The Village Under The Hill

The Village Under The Hill
The Village Under The Hill

Word spread quickly. Although many spoke, few paid heed. Even should they be moved to action, none knew what action to take.
“We should prepare to defend ourselves!” some declared.
“We should flee!” others urged.
But flee where? Defend, how? Most stood, wrapped in a comfortable cloak of indecision, isolated from the urgency – and the urging to chose between heroism and cowardice.
Rumour abounded, but news was scarce. At last, those who favoured uncertain flight over uncertain dependence on the valour of their neighbours, would delay no longer. In the quiet hours before sunrise, they took their leave.
Those who remained, viewing their own diminished numbers, boosted their resolve by redistributing those personal belongings left behind in the haste of departure. They spoke bravely of building barricades, but each thought his own property should be behind the strongest fortification, and in common disagreement they built nothing.
Food became an important issue and there was much discussion on the sharing of resources. The next day it was found that those, who were considered to have the greatest stores, had decamped in the night. On examination of their, now vacant, premises it became obvious that they had taken their food and valuables with them.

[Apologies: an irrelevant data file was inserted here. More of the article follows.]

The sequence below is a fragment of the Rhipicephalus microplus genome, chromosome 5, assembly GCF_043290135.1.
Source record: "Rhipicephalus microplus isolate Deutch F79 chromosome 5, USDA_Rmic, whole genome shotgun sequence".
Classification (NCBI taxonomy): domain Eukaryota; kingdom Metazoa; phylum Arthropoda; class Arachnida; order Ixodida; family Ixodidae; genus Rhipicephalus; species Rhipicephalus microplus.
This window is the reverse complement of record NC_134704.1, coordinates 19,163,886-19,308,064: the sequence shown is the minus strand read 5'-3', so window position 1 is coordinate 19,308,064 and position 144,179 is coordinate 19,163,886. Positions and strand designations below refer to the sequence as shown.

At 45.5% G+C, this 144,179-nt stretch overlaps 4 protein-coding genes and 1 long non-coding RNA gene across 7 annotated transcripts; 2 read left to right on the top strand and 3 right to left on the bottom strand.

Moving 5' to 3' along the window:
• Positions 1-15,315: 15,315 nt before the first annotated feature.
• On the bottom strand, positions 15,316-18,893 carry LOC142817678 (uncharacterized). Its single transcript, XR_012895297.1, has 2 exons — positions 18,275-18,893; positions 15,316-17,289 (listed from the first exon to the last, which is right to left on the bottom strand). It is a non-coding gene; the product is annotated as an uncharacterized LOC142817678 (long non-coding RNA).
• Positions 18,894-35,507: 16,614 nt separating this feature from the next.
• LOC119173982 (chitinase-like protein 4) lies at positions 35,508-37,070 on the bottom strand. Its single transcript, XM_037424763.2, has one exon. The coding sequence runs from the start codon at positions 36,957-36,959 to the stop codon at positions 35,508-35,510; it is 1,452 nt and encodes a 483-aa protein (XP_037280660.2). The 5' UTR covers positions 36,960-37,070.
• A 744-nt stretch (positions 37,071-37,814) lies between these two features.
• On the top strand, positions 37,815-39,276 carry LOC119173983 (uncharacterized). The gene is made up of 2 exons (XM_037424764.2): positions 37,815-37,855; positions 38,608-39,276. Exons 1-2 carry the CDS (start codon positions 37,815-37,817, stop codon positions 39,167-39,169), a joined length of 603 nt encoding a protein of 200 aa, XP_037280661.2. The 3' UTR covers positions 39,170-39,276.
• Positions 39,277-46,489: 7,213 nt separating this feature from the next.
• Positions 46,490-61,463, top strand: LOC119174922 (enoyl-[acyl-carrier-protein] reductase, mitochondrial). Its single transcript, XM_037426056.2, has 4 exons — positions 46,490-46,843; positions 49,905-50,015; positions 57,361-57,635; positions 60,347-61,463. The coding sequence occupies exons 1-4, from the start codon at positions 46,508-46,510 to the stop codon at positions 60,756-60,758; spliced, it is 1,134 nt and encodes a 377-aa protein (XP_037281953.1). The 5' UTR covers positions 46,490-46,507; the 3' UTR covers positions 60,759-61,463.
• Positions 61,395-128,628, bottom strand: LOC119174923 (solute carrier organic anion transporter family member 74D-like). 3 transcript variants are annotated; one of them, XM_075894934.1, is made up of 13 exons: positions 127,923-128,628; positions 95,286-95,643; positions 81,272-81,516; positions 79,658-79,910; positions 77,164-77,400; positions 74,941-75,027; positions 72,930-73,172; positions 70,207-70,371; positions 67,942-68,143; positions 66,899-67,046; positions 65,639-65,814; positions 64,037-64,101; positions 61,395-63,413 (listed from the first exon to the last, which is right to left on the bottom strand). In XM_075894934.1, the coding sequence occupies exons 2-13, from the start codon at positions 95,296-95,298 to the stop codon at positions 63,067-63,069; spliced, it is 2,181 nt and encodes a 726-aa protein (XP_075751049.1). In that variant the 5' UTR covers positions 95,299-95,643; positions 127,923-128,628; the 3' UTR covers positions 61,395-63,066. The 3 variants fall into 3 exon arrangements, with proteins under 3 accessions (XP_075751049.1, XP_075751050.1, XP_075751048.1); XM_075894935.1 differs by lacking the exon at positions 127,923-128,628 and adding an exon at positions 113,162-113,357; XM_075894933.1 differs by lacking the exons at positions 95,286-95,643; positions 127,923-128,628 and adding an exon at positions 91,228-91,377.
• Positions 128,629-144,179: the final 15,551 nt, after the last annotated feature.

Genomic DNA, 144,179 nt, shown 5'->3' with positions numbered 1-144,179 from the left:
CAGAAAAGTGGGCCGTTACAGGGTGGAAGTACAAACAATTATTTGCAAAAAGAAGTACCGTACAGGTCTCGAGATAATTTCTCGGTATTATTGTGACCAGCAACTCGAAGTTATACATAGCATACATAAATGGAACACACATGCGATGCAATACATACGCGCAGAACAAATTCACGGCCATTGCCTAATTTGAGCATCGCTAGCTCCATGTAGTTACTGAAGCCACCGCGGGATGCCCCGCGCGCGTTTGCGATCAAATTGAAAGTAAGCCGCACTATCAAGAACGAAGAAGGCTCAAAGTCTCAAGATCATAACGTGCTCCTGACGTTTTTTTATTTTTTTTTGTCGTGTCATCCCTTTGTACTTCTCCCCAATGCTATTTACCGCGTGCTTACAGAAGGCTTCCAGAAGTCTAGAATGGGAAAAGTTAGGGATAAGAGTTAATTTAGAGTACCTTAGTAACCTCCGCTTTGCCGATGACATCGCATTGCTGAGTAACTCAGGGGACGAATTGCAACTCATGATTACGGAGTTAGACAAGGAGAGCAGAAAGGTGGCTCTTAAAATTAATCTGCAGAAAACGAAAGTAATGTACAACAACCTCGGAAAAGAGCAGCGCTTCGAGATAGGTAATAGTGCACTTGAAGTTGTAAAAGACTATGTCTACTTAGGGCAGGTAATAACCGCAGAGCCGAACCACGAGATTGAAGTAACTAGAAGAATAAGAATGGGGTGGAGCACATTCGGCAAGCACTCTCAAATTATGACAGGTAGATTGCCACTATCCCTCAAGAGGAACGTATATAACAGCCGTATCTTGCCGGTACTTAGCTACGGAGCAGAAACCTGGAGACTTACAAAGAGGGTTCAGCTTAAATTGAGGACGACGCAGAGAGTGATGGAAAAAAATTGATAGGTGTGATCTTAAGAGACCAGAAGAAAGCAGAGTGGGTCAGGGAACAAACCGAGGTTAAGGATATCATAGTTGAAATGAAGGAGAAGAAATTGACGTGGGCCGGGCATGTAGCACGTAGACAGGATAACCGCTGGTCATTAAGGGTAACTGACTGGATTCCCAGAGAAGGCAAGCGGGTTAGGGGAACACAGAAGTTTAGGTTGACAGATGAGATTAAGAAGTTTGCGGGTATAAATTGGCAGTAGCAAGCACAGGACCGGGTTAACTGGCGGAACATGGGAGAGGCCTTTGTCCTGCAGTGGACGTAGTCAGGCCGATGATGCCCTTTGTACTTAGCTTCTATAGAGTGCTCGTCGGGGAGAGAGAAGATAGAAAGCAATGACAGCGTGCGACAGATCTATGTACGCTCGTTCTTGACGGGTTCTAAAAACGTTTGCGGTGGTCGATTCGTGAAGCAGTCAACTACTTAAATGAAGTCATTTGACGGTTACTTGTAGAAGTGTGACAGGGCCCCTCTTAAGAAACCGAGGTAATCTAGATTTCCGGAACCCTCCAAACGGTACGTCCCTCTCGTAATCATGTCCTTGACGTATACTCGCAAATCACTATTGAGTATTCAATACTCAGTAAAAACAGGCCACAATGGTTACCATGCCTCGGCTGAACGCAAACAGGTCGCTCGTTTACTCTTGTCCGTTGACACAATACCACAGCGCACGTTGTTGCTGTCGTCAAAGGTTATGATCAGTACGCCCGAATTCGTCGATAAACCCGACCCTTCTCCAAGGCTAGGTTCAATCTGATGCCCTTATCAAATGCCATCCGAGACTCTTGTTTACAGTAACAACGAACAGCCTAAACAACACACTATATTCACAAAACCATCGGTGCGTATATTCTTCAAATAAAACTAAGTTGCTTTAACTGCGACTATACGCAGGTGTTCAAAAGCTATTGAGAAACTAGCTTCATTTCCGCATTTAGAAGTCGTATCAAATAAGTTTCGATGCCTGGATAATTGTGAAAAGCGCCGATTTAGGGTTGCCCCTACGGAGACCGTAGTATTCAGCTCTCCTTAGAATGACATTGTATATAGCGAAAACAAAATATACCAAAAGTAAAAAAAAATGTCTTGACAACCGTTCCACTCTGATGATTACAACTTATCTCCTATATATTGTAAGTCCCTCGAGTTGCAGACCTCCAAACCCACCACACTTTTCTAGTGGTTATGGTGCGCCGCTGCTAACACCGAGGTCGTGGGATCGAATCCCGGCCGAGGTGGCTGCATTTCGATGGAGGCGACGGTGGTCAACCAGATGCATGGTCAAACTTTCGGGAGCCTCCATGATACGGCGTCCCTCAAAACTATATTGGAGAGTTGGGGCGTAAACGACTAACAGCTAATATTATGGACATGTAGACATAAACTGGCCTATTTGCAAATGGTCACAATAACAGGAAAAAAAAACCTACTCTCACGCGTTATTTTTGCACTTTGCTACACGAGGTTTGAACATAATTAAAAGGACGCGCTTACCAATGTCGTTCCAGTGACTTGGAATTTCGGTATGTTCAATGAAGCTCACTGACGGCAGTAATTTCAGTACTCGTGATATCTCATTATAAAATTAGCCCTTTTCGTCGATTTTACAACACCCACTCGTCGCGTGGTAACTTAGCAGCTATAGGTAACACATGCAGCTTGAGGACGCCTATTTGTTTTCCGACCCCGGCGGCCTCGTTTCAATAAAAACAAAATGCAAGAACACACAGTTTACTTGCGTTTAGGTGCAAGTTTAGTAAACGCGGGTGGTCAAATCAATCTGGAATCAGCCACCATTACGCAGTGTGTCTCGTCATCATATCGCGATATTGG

This engendered much rage and one amongst their number, a hefty fellow named Brugg, declared himself to be in command and that his rules were to be obeyed – at risk of his great displeasure.
When the next day dawned, Brugg, his wife and children found themselves to be the sole occupants of the village. His wife became fearful, so a disgruntled Brugg and his family departed, on the heels of those who had just left, to seek safe refuge.
And did The Dragon ever come?
We can ask, but who will answer? The village stands empty.

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